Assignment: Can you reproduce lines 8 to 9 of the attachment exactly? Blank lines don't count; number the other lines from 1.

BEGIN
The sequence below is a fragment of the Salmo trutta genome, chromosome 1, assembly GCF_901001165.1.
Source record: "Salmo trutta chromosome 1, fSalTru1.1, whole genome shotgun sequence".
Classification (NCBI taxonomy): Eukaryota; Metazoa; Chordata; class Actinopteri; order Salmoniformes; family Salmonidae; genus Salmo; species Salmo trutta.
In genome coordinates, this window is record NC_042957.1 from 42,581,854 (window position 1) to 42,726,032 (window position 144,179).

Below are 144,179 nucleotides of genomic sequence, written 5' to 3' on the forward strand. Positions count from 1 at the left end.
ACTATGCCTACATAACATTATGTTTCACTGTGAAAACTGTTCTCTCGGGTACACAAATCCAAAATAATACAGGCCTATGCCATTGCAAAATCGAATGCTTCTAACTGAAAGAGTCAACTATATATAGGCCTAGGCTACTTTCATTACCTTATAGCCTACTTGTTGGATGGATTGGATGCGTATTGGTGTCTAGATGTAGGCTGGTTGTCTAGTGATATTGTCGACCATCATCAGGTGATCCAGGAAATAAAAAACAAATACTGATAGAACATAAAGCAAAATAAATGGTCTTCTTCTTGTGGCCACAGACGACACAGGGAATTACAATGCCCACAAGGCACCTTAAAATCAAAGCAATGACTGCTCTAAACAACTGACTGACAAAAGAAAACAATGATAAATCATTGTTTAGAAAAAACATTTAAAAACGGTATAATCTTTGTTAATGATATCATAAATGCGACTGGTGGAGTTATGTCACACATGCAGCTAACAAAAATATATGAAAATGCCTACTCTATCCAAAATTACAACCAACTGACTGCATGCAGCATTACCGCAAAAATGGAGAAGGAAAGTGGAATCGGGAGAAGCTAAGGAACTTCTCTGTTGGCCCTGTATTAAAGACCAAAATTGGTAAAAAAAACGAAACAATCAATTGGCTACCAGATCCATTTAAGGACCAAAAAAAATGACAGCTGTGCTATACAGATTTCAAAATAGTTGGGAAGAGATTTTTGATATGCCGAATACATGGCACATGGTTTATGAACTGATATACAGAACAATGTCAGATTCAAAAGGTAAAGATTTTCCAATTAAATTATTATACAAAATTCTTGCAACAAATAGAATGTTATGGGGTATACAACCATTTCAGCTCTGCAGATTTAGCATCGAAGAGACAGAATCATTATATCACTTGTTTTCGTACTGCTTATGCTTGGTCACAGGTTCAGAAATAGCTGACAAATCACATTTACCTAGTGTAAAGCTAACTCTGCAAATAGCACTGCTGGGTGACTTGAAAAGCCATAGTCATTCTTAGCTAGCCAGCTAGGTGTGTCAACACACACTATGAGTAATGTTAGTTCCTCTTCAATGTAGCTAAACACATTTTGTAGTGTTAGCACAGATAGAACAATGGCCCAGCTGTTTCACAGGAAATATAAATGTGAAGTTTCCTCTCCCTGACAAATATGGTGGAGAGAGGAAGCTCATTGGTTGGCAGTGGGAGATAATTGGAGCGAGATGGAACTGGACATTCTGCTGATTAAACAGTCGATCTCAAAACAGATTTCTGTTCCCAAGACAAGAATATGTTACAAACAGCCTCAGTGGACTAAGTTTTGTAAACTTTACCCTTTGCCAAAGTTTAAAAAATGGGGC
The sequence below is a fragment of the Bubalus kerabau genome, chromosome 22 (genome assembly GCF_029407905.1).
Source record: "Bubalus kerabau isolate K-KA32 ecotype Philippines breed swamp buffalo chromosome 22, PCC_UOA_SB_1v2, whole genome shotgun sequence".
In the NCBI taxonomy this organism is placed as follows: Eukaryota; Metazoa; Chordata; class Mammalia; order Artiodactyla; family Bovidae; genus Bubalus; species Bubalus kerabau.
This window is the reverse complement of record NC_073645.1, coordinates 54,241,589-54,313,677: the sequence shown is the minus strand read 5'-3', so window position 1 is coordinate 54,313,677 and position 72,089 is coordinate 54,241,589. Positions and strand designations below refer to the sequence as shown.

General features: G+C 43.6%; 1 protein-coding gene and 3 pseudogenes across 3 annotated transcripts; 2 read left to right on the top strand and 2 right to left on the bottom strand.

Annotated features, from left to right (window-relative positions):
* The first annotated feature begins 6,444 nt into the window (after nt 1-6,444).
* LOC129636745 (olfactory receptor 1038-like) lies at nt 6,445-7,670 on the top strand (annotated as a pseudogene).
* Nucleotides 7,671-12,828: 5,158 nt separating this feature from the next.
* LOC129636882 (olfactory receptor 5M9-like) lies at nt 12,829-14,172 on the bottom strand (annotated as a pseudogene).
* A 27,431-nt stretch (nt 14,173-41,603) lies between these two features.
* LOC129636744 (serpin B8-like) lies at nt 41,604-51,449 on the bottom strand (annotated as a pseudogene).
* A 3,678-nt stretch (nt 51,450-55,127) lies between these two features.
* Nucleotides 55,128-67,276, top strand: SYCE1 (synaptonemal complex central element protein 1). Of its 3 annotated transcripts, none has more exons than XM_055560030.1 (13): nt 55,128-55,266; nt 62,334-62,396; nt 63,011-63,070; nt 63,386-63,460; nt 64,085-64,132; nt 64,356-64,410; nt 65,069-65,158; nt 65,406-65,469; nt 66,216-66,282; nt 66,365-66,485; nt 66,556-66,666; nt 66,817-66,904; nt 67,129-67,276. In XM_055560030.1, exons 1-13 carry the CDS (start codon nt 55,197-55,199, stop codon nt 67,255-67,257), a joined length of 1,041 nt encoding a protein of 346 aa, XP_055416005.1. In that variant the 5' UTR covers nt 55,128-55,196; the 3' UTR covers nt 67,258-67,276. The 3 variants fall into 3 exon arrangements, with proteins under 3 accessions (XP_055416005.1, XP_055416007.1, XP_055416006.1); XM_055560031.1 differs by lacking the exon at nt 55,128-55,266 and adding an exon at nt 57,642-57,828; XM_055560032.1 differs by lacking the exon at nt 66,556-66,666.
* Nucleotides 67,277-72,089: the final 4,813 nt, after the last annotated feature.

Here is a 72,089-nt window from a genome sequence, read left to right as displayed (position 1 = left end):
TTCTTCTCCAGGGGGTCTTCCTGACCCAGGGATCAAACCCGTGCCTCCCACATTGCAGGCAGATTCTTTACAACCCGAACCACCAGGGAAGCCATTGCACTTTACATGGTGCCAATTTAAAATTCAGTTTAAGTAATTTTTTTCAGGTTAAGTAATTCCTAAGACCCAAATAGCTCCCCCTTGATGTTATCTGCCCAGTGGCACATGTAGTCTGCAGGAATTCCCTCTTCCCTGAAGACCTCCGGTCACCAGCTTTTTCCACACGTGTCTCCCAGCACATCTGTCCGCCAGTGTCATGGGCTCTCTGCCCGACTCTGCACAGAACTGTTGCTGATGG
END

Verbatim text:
Source record: "Bubalus kerabau isolate K-KA32 ecotype Philippines breed swamp buffalo chromosome 22, PCC_UOA_SB_1v2, whole genome shotgun sequence".
In the NCBI taxonomy this organism is placed as follows: Eukaryota; Metazoa; Chordata; class Mammalia; order Artiodactyla; family Bovidae; genus Bubalus; species Bubalus kerabau.